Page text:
UNITED NATIONS, July 13 (Reuters) - U.N. peacekeepers must speed the repatriation of foreign fighters in eastern Democratic Republic of Congo and work harder to build up the army there following the latest civilian massacre in the region, a senior U.N. official said on Wednesday.
"We have to get the foreign armed groups out of the Kivus as quickly as possible," William Swing, the U.N. special envoy for Congo, told reporters after briefing the Security Council on the killing of some 50 people in South Kivu province.
While some 12,000 fighters had already been sent home, the pace has slowed to a crawl in the past year, he said.
Congolese troops, for their part, needed better logistic support and soldiers are not always been paid, fueling instability, Swing said. But no definitive list of Congo's soldiers exists and a census of the country's military is still under way, he added.
Swing flew to New York to address the council after the United Nations reported that Rwandan rebels had burned 39 people alive on Saturday in the village of Mtulumamba, some 25 miles (40 km) west of Bukavu.
U.N. officials later said the death toll was around 50. The initial body count had been conducted after some victims had already been buried.
Rwandan Hutu militias, many of whom fled their homeland for neighboring Congo after carrying out the 1994 genocide there, have been active in eastern Congo for some time.
The U.N. mission in Congo, known as MONUC, has long been accused of doing too little to protect civilians. But it has stepped up operations in the east this year, and some locals said the attack on Mtulumamba had been meant to punish the village for supporting the peacekeepers.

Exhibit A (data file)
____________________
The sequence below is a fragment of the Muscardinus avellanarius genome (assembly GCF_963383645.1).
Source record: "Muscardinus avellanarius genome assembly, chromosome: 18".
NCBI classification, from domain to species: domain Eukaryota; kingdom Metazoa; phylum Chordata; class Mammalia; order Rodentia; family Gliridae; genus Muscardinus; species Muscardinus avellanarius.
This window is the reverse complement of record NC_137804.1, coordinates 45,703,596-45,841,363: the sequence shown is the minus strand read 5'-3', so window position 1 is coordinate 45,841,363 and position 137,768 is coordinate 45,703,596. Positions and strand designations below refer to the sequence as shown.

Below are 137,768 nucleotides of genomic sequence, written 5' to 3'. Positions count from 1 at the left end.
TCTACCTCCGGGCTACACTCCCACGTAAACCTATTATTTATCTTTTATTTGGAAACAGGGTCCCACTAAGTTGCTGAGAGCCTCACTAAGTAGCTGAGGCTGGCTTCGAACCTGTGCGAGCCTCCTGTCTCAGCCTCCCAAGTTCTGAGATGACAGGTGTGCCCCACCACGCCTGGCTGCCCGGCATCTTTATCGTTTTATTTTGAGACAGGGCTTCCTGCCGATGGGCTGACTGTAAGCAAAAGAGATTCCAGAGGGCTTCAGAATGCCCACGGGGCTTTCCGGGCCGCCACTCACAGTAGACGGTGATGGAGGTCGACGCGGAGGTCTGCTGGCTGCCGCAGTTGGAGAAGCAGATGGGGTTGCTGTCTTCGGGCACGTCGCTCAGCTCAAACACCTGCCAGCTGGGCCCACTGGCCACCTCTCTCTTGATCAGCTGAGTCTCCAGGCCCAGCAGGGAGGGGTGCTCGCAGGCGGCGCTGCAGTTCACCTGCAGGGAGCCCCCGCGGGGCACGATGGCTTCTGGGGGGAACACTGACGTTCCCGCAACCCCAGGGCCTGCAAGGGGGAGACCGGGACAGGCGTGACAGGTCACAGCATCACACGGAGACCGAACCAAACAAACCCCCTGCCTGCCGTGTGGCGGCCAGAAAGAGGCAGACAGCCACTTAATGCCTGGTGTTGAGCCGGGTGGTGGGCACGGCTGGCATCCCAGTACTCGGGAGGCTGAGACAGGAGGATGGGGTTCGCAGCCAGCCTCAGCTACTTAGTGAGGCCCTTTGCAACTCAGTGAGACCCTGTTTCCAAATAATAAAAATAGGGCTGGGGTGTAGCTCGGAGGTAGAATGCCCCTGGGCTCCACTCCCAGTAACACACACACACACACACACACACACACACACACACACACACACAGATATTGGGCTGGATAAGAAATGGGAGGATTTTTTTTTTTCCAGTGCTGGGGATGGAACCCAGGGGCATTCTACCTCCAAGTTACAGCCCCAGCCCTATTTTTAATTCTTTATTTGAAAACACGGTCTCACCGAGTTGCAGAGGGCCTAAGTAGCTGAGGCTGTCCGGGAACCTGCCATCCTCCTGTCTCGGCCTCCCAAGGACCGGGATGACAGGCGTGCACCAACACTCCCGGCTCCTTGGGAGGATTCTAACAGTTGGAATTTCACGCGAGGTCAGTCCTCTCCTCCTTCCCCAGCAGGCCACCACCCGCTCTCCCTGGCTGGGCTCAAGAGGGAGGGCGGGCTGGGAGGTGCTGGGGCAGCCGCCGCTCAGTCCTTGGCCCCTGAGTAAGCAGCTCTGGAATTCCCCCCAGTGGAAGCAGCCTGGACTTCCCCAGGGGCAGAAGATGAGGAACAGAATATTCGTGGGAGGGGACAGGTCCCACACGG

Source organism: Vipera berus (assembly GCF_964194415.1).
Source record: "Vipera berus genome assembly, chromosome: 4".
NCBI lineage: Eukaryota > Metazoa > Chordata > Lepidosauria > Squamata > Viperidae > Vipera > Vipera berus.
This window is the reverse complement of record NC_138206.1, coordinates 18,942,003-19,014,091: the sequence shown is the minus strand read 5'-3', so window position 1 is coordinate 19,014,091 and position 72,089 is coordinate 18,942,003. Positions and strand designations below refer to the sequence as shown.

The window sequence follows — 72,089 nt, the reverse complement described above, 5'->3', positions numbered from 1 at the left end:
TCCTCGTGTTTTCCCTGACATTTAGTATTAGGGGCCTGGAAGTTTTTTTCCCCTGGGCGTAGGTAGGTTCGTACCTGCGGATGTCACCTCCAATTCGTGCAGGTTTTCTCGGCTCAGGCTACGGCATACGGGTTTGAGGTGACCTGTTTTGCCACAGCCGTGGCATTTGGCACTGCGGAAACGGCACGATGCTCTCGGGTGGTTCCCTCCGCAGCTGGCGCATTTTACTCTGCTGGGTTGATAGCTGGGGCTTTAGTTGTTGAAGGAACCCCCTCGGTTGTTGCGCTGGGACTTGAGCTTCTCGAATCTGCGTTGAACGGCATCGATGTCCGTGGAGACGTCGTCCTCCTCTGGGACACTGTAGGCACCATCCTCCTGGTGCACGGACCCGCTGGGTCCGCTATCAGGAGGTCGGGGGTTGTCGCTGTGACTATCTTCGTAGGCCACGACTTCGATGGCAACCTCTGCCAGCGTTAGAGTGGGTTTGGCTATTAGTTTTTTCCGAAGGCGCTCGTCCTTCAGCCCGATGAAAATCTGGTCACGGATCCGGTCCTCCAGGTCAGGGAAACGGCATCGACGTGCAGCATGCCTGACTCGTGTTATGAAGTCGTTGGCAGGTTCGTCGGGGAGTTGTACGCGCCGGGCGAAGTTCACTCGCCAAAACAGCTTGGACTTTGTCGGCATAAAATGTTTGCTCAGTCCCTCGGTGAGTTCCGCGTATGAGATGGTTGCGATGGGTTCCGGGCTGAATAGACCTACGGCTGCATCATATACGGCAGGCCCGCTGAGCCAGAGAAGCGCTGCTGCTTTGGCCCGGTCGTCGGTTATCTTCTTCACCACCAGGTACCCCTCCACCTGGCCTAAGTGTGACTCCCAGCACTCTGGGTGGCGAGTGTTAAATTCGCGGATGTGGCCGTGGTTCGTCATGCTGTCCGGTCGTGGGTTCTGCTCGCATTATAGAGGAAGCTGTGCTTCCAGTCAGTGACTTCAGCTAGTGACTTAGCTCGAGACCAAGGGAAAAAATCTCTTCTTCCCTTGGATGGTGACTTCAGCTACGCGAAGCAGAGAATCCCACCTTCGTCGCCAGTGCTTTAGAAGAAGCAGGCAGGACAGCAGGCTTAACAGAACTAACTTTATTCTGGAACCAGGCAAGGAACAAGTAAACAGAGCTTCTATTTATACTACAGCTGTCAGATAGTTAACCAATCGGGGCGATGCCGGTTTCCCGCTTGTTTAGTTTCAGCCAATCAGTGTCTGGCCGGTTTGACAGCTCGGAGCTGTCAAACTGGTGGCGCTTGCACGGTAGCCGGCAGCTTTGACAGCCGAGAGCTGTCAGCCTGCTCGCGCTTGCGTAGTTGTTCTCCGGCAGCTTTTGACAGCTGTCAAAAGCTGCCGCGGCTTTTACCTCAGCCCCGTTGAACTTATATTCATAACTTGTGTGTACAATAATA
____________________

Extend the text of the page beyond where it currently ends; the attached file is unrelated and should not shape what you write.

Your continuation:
Retaliation was "a theory that cannot be excluded" but the killings were still under investigation, Swing said.
After the briefing, the council approved a statement condemning the killings "with utmost firmness" and calling on Congo's government to bring the killers to justice.
Such attacks by armed groups "not only cause further suffering to civilians but also threaten the stability of the entire region as well as the holding of elections," it said.
Despite the massacre, Swing said it was "quite clear" the country was closer to holding long-delayed democratic elections than at any time since its first elections in 1960.
"There is a lot coming together there that makes these elections pretty much irreversible at this point," he said.
- Reuters - Thomson Reuters Foundation
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